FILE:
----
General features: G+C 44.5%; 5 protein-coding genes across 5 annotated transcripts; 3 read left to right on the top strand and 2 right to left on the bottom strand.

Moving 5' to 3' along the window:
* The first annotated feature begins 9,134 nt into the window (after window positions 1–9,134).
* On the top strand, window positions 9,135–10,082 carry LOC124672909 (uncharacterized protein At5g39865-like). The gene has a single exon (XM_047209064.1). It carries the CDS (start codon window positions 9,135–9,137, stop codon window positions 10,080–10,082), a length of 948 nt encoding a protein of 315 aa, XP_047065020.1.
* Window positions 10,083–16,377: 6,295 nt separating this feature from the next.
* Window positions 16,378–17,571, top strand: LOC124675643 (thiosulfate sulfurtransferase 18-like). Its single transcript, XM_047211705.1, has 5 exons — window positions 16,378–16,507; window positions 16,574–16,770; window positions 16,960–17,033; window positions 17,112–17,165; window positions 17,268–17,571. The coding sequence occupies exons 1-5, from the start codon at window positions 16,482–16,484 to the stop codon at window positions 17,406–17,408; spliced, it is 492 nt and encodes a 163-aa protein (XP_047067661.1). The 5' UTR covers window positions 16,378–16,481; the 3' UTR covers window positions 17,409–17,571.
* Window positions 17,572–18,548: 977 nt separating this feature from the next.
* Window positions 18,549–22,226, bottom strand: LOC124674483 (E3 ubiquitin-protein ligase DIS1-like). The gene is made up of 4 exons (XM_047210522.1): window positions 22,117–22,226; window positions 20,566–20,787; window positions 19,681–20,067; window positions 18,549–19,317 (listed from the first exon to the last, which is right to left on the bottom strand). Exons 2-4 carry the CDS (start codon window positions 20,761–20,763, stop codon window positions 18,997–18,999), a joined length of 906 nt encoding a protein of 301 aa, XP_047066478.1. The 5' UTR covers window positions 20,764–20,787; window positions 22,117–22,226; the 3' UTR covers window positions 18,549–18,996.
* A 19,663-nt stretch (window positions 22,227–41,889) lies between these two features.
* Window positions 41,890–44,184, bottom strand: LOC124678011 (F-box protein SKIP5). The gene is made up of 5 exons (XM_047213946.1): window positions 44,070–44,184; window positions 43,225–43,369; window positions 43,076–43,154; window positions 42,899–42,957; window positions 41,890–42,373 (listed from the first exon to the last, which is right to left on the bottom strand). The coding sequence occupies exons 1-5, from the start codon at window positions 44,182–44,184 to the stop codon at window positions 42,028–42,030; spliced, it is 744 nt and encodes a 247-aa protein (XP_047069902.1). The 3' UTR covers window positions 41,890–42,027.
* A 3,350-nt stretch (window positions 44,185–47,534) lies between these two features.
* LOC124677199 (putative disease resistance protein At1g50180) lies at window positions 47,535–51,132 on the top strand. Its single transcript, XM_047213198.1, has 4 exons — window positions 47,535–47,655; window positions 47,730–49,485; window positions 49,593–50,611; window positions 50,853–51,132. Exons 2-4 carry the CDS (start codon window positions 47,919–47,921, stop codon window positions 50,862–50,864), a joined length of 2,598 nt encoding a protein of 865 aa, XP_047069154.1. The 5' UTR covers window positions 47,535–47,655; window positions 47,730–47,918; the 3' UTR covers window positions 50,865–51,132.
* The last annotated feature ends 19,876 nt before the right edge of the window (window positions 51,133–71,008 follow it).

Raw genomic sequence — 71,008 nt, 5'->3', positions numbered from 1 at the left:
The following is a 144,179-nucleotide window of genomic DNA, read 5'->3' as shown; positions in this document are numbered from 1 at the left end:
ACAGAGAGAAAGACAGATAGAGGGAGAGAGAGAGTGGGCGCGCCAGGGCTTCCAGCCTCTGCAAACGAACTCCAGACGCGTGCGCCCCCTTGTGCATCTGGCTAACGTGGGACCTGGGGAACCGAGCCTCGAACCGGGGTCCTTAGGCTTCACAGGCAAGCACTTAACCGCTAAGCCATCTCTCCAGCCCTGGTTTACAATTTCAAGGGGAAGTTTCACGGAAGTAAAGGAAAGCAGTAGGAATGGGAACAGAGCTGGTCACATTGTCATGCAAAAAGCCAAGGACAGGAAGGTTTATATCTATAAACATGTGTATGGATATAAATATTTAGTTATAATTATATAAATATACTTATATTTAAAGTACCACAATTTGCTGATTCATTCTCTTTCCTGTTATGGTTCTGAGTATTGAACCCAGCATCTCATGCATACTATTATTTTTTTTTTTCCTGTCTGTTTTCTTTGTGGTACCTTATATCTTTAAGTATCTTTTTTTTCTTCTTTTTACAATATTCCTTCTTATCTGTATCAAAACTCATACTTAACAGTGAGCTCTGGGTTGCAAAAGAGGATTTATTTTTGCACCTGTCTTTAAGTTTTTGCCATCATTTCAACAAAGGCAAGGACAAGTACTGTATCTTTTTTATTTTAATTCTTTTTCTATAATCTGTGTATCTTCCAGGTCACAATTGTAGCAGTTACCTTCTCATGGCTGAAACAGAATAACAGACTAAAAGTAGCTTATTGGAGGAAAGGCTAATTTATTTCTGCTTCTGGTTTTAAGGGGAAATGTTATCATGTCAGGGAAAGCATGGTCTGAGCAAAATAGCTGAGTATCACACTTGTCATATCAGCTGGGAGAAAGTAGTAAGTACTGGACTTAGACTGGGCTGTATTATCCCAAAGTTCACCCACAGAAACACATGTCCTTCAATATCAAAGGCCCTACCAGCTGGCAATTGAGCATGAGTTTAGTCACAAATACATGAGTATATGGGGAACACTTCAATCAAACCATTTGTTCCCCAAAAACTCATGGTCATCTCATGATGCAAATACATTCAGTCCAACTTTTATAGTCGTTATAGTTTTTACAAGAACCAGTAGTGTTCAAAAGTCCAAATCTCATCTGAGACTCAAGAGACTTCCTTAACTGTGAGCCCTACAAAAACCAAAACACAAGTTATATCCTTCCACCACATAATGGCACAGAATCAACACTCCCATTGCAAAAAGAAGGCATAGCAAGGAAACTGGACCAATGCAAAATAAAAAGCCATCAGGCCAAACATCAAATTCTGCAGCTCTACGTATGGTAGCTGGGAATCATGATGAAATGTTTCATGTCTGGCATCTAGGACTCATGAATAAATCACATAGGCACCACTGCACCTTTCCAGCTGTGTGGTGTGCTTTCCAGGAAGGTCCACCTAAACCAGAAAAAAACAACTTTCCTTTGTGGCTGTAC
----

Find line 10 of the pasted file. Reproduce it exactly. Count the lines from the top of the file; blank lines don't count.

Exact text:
* Window positions 41,890–44,184, bottom strand: LOC124678011 (F-box protein SKIP5). The gene is made up of 5 exons (XM_047213946.1): window positions 44,070–44,184; window positions 43,225–43,369; window positions 43,076–43,154; window positions 42,899–42,957; window positions 41,890–42,373 (listed from the first exon to the last, which is right to left on the bottom strand). The coding sequence occupies exons 1-5, from the start codon at window positions 44,182–44,184 to the stop codon at window positions 42,028–42,030; spliced, it is 744 nt and encodes a 247-aa protein (XP_047069902.1). The 3' UTR covers window positions 41,890–42,027.